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Space Boy

Words and Pictures by Leo Landry

Picture Book, Ages 4 – 7

Nicholas takes a picnic adventure to the moon to enjoy the quiet solitude of space before bedtime. Great for children who need a little quiet time in their routine to re-charge and re-group.

 

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Green Wilma, Frog in Space

Words and Pictures by Tedd Arnold

Picture Book, Ages 4 – 8

Green Wilma, a frog, and Blooger, a baby space alien, accidentally get their places switched between earth and a space ship. Oops! Can they get home again before supper? Children who enjoy the Hi! Fly Guy series will adore this quirky book. This book was also an IRA-CBC Children’s Choice book and a PBS Storytime featured selection.

 

 

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CatStronauts Mission Moon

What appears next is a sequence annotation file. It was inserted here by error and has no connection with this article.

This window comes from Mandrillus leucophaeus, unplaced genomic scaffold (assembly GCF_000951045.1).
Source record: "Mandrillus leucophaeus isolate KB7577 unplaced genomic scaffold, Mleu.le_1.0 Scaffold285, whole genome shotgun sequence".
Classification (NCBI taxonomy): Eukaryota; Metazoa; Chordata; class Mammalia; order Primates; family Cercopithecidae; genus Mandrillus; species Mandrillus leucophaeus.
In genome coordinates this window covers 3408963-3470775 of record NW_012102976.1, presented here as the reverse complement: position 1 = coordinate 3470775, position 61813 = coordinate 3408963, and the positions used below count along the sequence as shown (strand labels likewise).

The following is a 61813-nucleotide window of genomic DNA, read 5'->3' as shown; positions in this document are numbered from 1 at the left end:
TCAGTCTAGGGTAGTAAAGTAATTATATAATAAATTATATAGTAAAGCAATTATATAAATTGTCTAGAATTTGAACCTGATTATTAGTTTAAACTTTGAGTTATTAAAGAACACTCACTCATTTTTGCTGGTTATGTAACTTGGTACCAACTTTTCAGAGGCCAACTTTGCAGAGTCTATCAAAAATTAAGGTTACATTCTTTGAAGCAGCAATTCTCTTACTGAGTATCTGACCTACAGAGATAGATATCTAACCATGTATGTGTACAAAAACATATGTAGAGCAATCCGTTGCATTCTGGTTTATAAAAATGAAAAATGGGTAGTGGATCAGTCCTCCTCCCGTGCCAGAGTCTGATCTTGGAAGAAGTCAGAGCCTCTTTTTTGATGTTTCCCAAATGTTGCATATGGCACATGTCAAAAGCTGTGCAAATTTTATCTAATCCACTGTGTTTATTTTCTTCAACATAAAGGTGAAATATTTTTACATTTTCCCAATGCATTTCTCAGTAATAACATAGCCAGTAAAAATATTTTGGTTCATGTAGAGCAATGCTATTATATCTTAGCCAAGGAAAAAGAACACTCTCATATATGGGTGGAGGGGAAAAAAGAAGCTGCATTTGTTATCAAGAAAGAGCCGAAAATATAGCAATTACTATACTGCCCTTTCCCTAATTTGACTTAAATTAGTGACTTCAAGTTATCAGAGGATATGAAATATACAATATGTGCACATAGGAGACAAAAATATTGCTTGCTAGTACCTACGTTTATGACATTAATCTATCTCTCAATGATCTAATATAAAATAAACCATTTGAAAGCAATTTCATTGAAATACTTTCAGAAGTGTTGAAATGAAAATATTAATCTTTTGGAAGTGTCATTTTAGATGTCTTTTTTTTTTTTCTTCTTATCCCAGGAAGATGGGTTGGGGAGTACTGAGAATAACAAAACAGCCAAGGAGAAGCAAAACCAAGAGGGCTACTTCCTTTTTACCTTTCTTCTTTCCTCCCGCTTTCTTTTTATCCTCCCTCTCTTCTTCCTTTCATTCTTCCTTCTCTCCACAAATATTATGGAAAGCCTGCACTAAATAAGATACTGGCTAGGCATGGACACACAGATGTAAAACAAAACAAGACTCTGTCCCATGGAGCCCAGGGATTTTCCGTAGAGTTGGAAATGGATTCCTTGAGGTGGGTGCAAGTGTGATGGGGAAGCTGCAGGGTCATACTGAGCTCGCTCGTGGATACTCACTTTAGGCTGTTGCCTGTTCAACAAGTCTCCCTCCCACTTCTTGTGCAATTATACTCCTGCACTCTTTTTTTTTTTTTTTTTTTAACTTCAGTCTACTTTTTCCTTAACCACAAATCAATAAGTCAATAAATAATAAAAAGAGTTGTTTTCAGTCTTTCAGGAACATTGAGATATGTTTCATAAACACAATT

Drew Brockington

Graphic Novel, Ages 8 – 12, First of Series

In a universe populated by cats, a brave team of CatStronauts are on a mission to establish a solar energy power plant on the moon.

 

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George’s Cosmic Treasure Hunt

Words by Lucy and Stephen Hawking

Illustrated by Garry Parsons

Chapter Book, Ages 8 – 12, First in a Series

Professor Stephen Hawking and his daughter Lucy co-wrote this series. Best friends George and Annie team-up for an across the universe scavenger hunt discovering the wonders of space and space travel. Includes reference information, essays, and photographs from the latest space research.

 

 

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Mousetronaut

Words by Mark Kelly

Pictures by C. P. Payne

The story of Meteor, the mouse,  was inspired by an actual mouse that flew with astronaut Mark Kelly on the space shuttle Endeavor.

 

Book List: Astronaut Books for Shared Reading with Children